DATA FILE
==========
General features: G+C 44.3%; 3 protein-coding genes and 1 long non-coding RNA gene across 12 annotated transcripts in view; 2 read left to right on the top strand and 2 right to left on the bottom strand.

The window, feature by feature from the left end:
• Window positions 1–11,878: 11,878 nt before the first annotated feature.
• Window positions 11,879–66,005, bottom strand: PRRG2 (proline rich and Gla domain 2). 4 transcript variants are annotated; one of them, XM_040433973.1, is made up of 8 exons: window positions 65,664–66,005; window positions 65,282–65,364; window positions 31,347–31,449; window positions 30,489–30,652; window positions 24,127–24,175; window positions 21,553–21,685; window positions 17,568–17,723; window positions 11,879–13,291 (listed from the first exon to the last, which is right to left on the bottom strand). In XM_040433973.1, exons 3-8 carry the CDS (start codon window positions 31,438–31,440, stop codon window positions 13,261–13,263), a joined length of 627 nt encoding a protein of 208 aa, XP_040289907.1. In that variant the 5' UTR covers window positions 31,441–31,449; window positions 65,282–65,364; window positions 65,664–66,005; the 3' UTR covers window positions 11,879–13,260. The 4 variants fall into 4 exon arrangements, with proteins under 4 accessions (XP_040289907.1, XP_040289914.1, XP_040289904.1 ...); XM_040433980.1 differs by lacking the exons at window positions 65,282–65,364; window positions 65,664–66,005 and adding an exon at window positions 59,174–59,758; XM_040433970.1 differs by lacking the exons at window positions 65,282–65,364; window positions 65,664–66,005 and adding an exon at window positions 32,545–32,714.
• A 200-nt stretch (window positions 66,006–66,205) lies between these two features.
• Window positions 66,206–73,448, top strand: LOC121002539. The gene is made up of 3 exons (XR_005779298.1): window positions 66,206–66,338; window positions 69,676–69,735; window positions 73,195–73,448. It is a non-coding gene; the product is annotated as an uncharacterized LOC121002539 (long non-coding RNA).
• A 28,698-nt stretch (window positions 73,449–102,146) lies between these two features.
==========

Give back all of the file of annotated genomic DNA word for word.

General features: G+C 44.3%; 3 protein-coding genes and 1 long non-coding RNA gene across 12 annotated transcripts in view; 2 read left to right on the top strand and 2 right to left on the bottom strand.

The window, feature by feature from the left end:
• Window positions 1–11,878: 11,878 nt before the first annotated feature.
• Window positions 11,879–66,005, bottom strand: PRRG2 (proline rich and Gla domain 2). 4 transcript variants are annotated; one of them, XM_040433973.1, is made up of 8 exons: window positions 65,664–66,005; window positions 65,282–65,364; window positions 31,347–31,449; window positions 30,489–30,652; window positions 24,127–24,175; window positions 21,553–21,685; window positions 17,568–17,723; window positions 11,879–13,291 (listed from the first exon to the last, which is right to left on the bottom strand). In XM_040433973.1, exons 3-8 carry the CDS (start codon window positions 31,438–31,440, stop codon window positions 13,261–13,263), a joined length of 627 nt encoding a protein of 208 aa, XP_040289907.1. In that variant the 5' UTR covers window positions 31,441–31,449; window positions 65,282–65,364; window positions 65,664–66,005; the 3' UTR covers window positions 11,879–13,260. The 4 variants fall into 4 exon arrangements, with proteins under 4 accessions (XP_040289907.1, XP_040289914.1, XP_040289904.1 ...); XM_040433980.1 differs by lacking the exons at window positions 65,282–65,364; window positions 65,664–66,005 and adding an exon at window positions 59,174–59,758; XM_040433970.1 differs by lacking the exons at window positions 65,282–65,364; window positions 65,664–66,005 and adding an exon at window positions 32,545–32,714.
• A 200-nt stretch (window positions 66,006–66,205) lies between these two features.
• Window positions 66,206–73,448, top strand: LOC121002539. The gene is made up of 3 exons (XR_005779298.1): window positions 66,206–66,338; window positions 69,676–69,735; window positions 73,195–73,448. It is a non-coding gene; the product is annotated as an uncharacterized LOC121002539 (long non-coding RNA).
• A 28,698-nt stretch (window positions 73,449–102,146) lies between these two features.